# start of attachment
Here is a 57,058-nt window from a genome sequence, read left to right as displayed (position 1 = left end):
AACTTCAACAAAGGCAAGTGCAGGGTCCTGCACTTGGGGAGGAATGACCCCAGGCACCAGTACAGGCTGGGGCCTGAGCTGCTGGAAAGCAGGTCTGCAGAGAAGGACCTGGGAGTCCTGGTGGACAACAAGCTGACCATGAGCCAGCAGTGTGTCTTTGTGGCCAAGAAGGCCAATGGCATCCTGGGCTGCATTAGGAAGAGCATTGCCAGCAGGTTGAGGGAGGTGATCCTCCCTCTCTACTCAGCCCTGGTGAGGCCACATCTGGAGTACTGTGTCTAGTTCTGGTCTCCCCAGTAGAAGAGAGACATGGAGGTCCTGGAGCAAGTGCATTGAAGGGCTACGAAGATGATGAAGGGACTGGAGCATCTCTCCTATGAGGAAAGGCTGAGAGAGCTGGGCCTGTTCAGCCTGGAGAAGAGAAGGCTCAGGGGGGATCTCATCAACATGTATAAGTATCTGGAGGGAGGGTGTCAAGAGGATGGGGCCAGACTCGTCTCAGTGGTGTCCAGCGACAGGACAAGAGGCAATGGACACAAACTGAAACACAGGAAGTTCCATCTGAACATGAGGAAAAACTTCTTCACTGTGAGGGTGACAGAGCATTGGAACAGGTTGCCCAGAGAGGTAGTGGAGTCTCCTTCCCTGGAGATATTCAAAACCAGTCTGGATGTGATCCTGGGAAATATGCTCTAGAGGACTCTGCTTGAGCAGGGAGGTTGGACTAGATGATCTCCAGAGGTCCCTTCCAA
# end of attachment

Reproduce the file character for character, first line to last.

Here is a 57,058-nt window from a genome sequence, read left to right as displayed (position 1 = left end):
AACTTCAACAAAGGCAAGTGCAGGGTCCTGCACTTGGGGAGGAATGACCCCAGGCACCAGTACAGGCTGGGGCCTGAGCTGCTGGAAAGCAGGTCTGCAGAGAAGGACCTGGGAGTCCTGGTGGACAACAAGCTGACCATGAGCCAGCAGTGTGTCTTTGTGGCCAAGAAGGCCAATGGCATCCTGGGCTGCATTAGGAAGAGCATTGCCAGCAGGTTGAGGGAGGTGATCCTCCCTCTCTACTCAGCCCTGGTGAGGCCACATCTGGAGTACTGTGTCTAGTTCTGGTCTCCCCAGTAGAAGAGAGACATGGAGGTCCTGGAGCAAGTGCATTGAAGGGCTACGAAGATGATGAAGGGACTGGAGCATCTCTCCTATGAGGAAAGGCTGAGAGAGCTGGGCCTGTTCAGCCTGGAGAAGAGAAGGCTCAGGGGGGATCTCATCAACATGTATAAGTATCTGGAGGGAGGGTGTCAAGAGGATGGGGCCAGACTCGTCTCAGTGGTGTCCAGCGACAGGACAAGAGGCAATGGACACAAACTGAAACACAGGAAGTTCCATCTGAACATGAGGAAAAACTTCTTCACTGTGAGGGTGACAGAGCATTGGAACAGGTTGCCCAGAGAGGTAGTGGAGTCTCCTTCCCTGGAGATATTCAAAACCAGTCTGGATGTGATCCTGGGAAATATGCTCTAGAGGACTCTGCTTGAGCAGGGAGGTTGGACTAGATGATCTCCAGAGGTCCCTTCCAA